The next release on Ideologic Organ, the Editions Mego sub-label curated by Sunn O)))’s Stephen O’Malley, is by the late Ákos Rózmann.
Rózmann, who was born in 1939 and passed away in 2005, was an electro-acoustic composer who was criminally under-appreciated during his lifetime. He studied composition and organ at the Bartok conservatory and Liszt Academy in Budapest, before earning a scholarship to study electronic music in Stockholm.
Inspired by the electronic tools at his disposal, and by the pioneering work of Pierre Henry, Rózmann rejected traditional acoustic composition entirely – going so far as to declare that instrumental music “had no future”. By day he earned his living as an organist at the catholic St. Eric’s Cathedral in Stockholm, and by night he recorded organ sounds there, to use as source material for his slowly evolving electronic pieces.
Presumably influenced by his own Catholic Weltanschauung and immersion in religious music, Rózmann sought to address big themes in his music, particularly that of the conflict between good and evil. “In Rozmann’s imagined world,” Mats Lindström writes in his album notes, “No room was given to chance. Big powers, luminous or dark, would lie behind the most trivial every day events.”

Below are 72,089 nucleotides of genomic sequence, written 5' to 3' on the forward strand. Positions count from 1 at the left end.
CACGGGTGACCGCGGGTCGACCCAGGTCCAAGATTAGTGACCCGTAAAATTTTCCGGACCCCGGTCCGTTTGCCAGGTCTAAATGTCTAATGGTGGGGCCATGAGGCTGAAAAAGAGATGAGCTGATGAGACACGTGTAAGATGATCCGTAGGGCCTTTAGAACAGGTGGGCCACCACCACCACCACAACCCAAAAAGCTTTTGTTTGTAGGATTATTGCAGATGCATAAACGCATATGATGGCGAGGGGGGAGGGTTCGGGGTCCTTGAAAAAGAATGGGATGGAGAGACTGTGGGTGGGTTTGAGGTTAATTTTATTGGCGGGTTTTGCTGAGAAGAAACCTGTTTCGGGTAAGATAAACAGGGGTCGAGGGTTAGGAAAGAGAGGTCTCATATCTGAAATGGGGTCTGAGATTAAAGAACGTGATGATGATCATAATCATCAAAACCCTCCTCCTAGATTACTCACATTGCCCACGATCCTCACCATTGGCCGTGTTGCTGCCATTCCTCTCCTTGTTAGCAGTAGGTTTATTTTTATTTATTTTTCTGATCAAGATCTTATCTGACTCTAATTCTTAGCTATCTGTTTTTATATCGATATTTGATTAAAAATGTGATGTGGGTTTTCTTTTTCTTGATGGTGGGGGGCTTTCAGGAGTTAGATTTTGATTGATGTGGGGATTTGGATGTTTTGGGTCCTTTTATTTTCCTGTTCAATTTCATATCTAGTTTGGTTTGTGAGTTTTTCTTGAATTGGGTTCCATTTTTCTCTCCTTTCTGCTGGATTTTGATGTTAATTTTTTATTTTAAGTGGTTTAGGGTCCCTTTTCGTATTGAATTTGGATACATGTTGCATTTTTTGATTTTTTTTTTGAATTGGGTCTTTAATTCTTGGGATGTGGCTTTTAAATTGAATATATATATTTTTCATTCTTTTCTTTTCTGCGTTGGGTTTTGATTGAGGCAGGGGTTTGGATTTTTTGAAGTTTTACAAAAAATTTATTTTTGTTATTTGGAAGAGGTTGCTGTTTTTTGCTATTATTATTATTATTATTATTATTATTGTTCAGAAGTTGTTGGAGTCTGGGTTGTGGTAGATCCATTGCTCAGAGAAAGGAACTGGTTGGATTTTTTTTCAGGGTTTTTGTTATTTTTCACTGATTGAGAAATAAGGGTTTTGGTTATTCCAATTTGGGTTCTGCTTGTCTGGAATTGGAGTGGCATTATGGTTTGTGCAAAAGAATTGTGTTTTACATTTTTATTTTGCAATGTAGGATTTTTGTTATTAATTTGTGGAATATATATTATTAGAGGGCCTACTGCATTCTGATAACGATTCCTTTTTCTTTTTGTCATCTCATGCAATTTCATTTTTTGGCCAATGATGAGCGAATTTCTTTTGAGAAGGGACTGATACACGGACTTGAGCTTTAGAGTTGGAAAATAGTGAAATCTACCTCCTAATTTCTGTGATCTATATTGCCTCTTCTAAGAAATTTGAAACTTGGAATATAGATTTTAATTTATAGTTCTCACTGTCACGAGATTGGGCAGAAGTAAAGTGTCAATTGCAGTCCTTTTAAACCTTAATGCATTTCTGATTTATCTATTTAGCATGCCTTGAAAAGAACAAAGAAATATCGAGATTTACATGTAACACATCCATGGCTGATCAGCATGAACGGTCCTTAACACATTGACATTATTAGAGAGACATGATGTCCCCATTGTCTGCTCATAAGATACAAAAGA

Over time, Rózmann’s Catholicism ceded ground to Tibetan Buddhism. One of his most famous works, 12 stationer (12 stations), which took 23 years to complete, is a musical interpretation of the Tibetan Wheel of Life.
“During his lifetime he never sought, nor did he win any mentionable recognition,” Lindström continues. “As a true modernist, he didn’t compose with an audience or the critics in mind. His mission was to compose for the future. It was his conviction that the mystical energy for compositional work should derive straight from God.”
Ideologic Organ is releasing the last four parts of 12 Stations – ’12 Stations VI I’, ’12 Stations VI II’, ’12 Stations VI III’ and ‘Dörr med tårar’, grouped together as 12 Stations VI – on double vinyl and digital. To our knowledge it’s the first Rózmann release on vinyl since 1986’s rare Images Of The Dream And Death, and certainly the first widely available vinyl outing for 12 Stations.
It features Rózmann himself on piano and voice, with additional voices Iona Maros (soprano) Miklós Maros and Viveca Servatius. It was composed between 1978 and 2001 at EMS elektronmusikstudion in Stockholm, and cut for vinyl in January of this year by Rashad Becker at Dubplates & Mastering in Berlin. The photos of Rozmann that adorn the sleeve are by Gudrun Edel-Rösnes.
12 Stations VI is available to pre-order now direct from Mego, and has an official release date of April 10.
1. 12 Stations VI I (20:57)
2. 12 Stations VI II (21:38)
3. 12 Stations VI III (20:25)
4. Dörr med tårar (20:32)